[LIVE REVIEWS] POND, THE INSTITUTE, 24/2/15
Don’t let the name Pond fool you, they’re a band with hidden depths. Considered as a Tame Impala spin-off due to the sharing of band members, a penchant for the new breed of psychedelia, far-out vocals and a hometown of Perth, Pond are actually the creation of ex-Tame-bassist, Nick Allbrook and last month released their sixth studio album, Man It Feels Like Space Again, after a back catalogue which has breached the ends of dirty blues and glam rock right up to kaleidoscopic pop.
Clambering onto The Institute’s stage with smiles aplenty they shoot straight into album opener and sufficient show opener, Waiting Around For Grace, an enigmatic example of Pond’s Aussie psych. Almost instantly, the audience are greeted with a cacophony of lights and shrieks, anchored by a scintillating rhythm section, ensnaring everyone’s rapt attention and kick-starting a progressive level of enthusiasm from the crowd. Straight away they’re a lot of fun to watch and refreshingly, lack any form of pretension, (one of their songs is called Heroic Shart after all).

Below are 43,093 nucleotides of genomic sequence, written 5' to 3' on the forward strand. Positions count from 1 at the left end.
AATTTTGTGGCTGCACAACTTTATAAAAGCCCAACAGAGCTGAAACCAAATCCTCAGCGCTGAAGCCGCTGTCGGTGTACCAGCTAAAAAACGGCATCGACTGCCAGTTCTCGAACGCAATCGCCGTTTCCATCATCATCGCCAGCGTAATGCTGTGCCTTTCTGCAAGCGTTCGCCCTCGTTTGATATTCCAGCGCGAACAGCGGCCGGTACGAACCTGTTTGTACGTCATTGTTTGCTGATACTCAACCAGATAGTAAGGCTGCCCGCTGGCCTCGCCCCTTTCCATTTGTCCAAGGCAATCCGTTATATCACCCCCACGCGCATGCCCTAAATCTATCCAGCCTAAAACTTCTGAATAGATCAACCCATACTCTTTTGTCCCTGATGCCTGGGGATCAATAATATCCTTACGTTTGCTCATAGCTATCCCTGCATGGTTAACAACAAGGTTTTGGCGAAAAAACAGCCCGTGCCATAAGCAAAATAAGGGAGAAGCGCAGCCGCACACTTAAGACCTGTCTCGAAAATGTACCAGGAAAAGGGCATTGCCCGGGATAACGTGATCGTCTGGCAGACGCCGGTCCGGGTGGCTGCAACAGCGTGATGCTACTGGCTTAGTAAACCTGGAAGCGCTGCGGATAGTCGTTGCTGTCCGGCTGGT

In theory, they’re pretty idiotic and not entirely comprehensible, preferring to communicate in short snippets of babble throughout their set, so it’s beneficial that Pond’s tactic of letting the songs do the talking for them is set in place. The refreshing charm of Pond is the fact that they don’t take themselves seriously in the slightest; for Nick Allbrook to uproot from the polished, praised entity of Tame Impala so he could finesse his wonky, glam rock indebted goofy side is brave, yes, but also commendable.
In just under an hour’s set, Pond mostly trawl through their latest album, infusing a few tracks off Hobo Rocket and Beard, Wives, Denim and also fitting in a cover of Brian Eno’s Baby’s On Fire. The songs merge into one and leave plenty of room for Pond’s traditional, grandiose, long-drawn wig outs, where reverb joins exaggeratedly groovy space rock jams. Giant Tortoise is met with ecstasy as the crowd familiarise itself with its danceable riff. Allbrook is an entity in himself; tiny in stature, glitter infested and altogether completely charismatic. He stands to the left of the stage, practically hidden, but impossible to ignore. His odd-ball demeanour leaves him looking lost half the time but is strengthened by the fact that his voice connotes like a young Bowie.
They end with a swirling psych lullaby in the shape of title track, Man It Feels Like Space Again and cement the fact that after tonight’s mind-bending performance, they’re on a completely different planet to us.
Written by Harley Cassidy